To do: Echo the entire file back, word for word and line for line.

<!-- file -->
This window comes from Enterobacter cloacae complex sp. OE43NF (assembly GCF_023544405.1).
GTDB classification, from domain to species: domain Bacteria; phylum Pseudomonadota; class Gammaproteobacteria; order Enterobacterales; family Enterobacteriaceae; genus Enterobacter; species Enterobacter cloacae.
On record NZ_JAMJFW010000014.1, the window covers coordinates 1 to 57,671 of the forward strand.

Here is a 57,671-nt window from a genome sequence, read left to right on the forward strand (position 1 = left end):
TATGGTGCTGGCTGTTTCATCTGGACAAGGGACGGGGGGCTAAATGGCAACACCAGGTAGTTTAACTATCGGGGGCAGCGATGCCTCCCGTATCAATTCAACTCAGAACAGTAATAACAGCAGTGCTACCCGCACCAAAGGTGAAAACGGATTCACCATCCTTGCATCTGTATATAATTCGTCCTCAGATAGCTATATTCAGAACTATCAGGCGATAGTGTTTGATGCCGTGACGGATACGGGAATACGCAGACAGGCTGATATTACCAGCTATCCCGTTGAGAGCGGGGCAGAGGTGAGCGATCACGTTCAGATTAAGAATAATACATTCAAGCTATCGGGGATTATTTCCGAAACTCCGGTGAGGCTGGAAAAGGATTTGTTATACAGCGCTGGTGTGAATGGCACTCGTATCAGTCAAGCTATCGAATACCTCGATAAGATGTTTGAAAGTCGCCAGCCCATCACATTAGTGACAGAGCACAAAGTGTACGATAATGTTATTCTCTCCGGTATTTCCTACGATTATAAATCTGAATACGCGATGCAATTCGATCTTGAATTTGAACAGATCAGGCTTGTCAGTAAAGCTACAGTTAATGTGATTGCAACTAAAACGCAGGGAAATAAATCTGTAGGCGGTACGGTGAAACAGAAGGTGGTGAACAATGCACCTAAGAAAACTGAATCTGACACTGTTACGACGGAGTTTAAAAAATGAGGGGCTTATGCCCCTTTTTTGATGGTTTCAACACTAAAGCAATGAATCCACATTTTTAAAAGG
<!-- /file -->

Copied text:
This window comes from Enterobacter cloacae complex sp. OE43NF (assembly GCF_023544405.1).
GTDB classification, from domain to species: domain Bacteria; phylum Pseudomonadota; class Gammaproteobacteria; order Enterobacterales; family Enterobacteriaceae; genus Enterobacter; species Enterobacter cloacae.
On record NZ_JAMJFW010000014.1, the window covers coordinates 1 to 57,671 of the forward strand.

Here is a 57,671-nt window from a genome sequence, read left to right on the forward strand (position 1 = left end):
TATGGTGCTGGCTGTTTCATCTGGACAAGGGACGGGGGGCTAAATGGCAACACCAGGTAGTTTAACTATCGGGGGCAGCGATGCCTCCCGTATCAATTCAACTCAGAACAGTAATAACAGCAGTGCTACCCGCACCAAAGGTGAAAACGGATTCACCATCCTTGCATCTGTATATAATTCGTCCTCAGATAGCTATATTCAGAACTATCAGGCGATAGTGTTTGATGCCGTGACGGATACGGGAATACGCAGACAGGCTGATATTACCAGCTATCCCGTTGAGAGCGGGGCAGAGGTGAGCGATCACGTTCAGATTAAGAATAATACATTCAAGCTATCGGGGATTATTTCCGAAACTCCGGTGAGGCTGGAAAAGGATTTGTTATACAGCGCTGGTGTGAATGGCACTCGTATCAGTCAAGCTATCGAATACCTCGATAAGATGTTTGAAAGTCGCCAGCCCATCACATTAGTGACAGAGCACAAAGTGTACGATAATGTTATTCTCTCCGGTATTTCCTACGATTATAAATCTGAATACGCGATGCAATTCGATCTTGAATTTGAACAGATCAGGCTTGTCAGTAAAGCTACAGTTAATGTGATTGCAACTAAAACGCAGGGAAATAAATCTGTAGGCGGTACGGTGAAACAGAAGGTGGTGAACAATGCACCTAAGAAAACTGAATCTGACACTGTTACGACGGAGTTTAAAAAATGAGGGGCTTATGCCCCTTTTTTGATGGTTTCAACACTAAAGCAATGAATCCACATTTTTAAAAGG